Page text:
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Sep 19

Atheism and Evil: Part 2

In Part 1, you hopefully saw that atheism does not need to entail objective morality in order to coherently present the problem of evil. But we were still left with the major question of whether secular morality even makes sense. This is not simply a theistic claim; you will find plenty of atheists that agree. In this post, I’ll discuss one possible way to create a framework for morality without requiring a god.

Before I begin, I want to address a few potential concerns. Definitions have a lot to do with the conclusions. This is true of anything, but there is especially fuzzy language about morality. People throw around terms like “intrinsic value” and “objective” like Benjamins in a rap video. Always seek to clarify these terms.

I also want to say that I don’t think it’s required of any atheist to be a moral realist. My goal with this article is not to tell atheists how they should think; it’s to respond to the popular theistic claim that such moral realism is not even possible.

 

Is secular morality coherent?

To say that a worldview is coherent is to say that it agrees with itself internally. For example, imagine an atheist who prays every night. Those two things (being an atheist and praying) would not form a coherent worldview. So, what we want to do here is discover whether it’s coherent for an atheist to say something is really wrong without presupposing a god or co-opting theistic morality.

 

What is morality?

Let’s start with an important definition, so we can know our target. By morality, I mean reasons for action. For the theist, their reason for acting a certain way is because it is commanded or desired by God. For the atheist, we will see that we can also provide reasons for action. This is a commonly accepted definition, but some people will not be satisfied with it. If so, have them spell out precisely what they mean by morality. Test their claim to see if it actually reduces to this definition (it often will). Be wary of definitions that go beyond this, as they may beg the question. They also may be based on something that is not part of your worldview. Since the claim is that we cannot make sense of morality in a coherent way with our worldview, any such definition should not concern us. If someone says that morality is an account of what makes unicorns happy, then my rejection of that is perfectly consistent with my worldview. Barring some better definition, I think finding reasons for action that are objective will be a good target for this article.

 

What is objective? Must it be necessary?

You will find many uses of the term objective. William Lane Craig often describes objective as meaning: it’s true whether or not anyone believes that it’s true. In other words, if Germany had won WWII and brainwashed everyone to forget what happened, their actions would still be wrong.[i] In demonstrating how secular morality can be objective, I will try to meet the requirements outlined by Craig.

Some will say objective means necessary, but this has never been demonstrated to my satisfaction. For example, there is an objective answer to this question: “How far is the tip of the Empire State Building from the tip of Olympus Mons at time t?” This relationship between the points is contingent (not necessary), but also has an objectively true answer. There is a fact of the matter. Similarly, I see no reason to tie objective morality with necessity or with moral absolutes. It may be the case that every time you have two related things you will have the same outcome under the model I will sketch (rape is an example), but there is no requirement for it. If we can show that our moral statements can be tied to a fact of the matter, like the example above, then I’d say we have something objective. Whether or not anyone knows the distance between the two points, there is a true answer.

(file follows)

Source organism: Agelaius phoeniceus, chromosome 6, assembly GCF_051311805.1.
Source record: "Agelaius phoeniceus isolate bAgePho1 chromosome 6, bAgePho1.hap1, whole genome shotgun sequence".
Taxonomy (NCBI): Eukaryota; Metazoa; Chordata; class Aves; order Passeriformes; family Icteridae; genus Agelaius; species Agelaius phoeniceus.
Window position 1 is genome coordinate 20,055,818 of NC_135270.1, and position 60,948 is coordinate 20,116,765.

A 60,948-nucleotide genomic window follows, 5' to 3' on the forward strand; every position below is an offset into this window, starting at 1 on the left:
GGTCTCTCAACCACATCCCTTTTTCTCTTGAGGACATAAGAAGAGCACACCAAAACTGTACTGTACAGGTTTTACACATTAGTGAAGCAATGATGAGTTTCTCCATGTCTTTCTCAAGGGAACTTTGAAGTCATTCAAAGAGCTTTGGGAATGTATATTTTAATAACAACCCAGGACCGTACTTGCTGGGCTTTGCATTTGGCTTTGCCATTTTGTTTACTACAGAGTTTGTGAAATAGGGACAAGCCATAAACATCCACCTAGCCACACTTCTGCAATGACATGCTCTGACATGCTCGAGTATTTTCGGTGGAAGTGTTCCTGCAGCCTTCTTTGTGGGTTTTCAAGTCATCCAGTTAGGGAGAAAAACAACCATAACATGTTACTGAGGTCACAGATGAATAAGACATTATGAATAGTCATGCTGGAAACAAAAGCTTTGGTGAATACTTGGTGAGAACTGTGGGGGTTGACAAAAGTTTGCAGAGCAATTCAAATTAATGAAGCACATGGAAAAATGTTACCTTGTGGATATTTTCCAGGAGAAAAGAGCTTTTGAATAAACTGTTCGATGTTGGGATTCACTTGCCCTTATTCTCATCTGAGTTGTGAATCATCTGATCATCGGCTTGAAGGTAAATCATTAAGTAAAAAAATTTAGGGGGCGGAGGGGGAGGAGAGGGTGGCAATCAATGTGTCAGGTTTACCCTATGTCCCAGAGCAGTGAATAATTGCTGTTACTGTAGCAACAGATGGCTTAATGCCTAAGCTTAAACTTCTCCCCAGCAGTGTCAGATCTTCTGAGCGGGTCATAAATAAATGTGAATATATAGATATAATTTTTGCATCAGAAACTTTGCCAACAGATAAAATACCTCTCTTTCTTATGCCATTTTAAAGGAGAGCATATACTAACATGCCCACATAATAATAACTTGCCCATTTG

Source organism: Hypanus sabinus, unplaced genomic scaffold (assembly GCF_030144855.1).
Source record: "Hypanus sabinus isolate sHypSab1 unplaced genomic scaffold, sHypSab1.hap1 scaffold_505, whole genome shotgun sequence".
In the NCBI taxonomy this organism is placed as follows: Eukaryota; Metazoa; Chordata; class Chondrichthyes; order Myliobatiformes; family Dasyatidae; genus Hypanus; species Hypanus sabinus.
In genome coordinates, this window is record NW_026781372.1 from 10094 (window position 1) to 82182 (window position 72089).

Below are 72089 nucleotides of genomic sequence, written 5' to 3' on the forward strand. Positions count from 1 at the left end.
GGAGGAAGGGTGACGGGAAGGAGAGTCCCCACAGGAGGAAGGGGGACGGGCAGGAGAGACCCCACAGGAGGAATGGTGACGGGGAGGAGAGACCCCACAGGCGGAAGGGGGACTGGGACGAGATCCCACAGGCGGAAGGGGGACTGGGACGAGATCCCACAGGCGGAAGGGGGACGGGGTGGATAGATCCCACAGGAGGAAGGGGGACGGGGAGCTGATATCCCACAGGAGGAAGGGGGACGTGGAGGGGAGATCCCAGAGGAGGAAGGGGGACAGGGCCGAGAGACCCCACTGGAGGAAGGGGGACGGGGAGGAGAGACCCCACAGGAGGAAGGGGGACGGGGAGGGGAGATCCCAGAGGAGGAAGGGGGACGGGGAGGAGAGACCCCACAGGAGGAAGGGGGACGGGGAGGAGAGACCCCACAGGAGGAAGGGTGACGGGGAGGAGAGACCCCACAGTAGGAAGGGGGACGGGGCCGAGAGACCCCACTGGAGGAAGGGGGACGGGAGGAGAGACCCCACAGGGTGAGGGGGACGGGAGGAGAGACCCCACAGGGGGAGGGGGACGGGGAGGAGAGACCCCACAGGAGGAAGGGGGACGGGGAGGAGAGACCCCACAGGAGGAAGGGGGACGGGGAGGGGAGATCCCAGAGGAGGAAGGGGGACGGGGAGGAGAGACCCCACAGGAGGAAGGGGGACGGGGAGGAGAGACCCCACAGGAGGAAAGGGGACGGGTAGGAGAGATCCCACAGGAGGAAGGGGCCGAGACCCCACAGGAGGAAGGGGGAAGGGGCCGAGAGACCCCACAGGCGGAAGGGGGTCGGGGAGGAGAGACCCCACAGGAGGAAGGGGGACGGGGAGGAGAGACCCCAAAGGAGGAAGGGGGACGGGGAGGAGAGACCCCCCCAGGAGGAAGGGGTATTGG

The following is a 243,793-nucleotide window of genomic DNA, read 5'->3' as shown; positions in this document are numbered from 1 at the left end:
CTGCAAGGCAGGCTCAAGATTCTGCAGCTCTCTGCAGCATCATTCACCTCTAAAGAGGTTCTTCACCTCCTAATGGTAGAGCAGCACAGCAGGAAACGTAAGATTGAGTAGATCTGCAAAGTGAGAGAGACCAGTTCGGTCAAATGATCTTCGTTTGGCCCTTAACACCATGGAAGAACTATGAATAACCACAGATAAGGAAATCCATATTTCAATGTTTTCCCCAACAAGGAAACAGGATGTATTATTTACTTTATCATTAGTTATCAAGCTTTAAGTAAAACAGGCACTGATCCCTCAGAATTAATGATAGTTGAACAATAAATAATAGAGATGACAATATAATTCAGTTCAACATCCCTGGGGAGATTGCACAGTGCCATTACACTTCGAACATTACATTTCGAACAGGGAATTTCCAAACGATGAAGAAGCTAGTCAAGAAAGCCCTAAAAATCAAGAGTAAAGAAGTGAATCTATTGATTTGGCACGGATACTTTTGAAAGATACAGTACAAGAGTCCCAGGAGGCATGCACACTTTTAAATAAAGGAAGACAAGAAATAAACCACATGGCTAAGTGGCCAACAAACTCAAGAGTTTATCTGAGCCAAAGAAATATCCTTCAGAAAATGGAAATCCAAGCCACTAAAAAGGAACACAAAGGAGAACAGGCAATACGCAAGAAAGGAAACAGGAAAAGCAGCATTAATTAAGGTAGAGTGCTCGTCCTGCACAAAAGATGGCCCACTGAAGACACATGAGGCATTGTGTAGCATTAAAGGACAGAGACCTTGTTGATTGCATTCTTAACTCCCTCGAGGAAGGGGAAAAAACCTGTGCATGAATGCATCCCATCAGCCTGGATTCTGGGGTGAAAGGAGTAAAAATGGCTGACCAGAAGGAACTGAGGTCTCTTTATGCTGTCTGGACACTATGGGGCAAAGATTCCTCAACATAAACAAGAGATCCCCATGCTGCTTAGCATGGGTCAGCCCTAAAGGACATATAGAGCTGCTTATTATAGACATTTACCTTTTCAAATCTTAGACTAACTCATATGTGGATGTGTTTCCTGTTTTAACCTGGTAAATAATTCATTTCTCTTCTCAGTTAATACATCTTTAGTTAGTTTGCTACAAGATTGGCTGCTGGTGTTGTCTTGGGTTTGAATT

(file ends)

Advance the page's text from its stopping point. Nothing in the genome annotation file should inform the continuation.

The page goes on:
Regarding necessity, I actually see a pretty good parallel between atheism and theism. It’s a mistake to think that theism is comprised entirely of moral absolutes. The Bible says murder is wrong and yet we have several cases of murder commanded by God in the Bible or even actually committed by God. So, obviously the definition of “wrong” in a typical Christian worldview is not synonymous with necessity. However, there might be some small class of things that Christians will propose that God would always view as wrong.[ii] I think we can give a secular account like this, as well. We can recognize that wrongness depends on circumstances, except for a small class of things that would be prohibited under any circumstances.

 

Can secular morality be objective?

So, we want to know whether a secular moral system can provide objective reasons for action. We could do this exercise with a wide variety of ethical systems and still achieve objectivity, but I’ll stick to one for the sake of simplicity.[iii] I will be answering these questions from the standpoint of a contractarian influenced by John Rawls. I’m not going to do it justice here, but I’ll explain the theory briefly.

This contractarian framework invites us into a thought experiment where we imagine a perfectly rational being behind a veil of ignorance. This being has to determine how it would it would act without knowing the position it will occupy. So, the rational being could be a victim of rape, a poor person, a wealthy mogul, etc. We can now consider whether the rational being has reasons to promote and praise certain actions and to prevent and condemn other actions.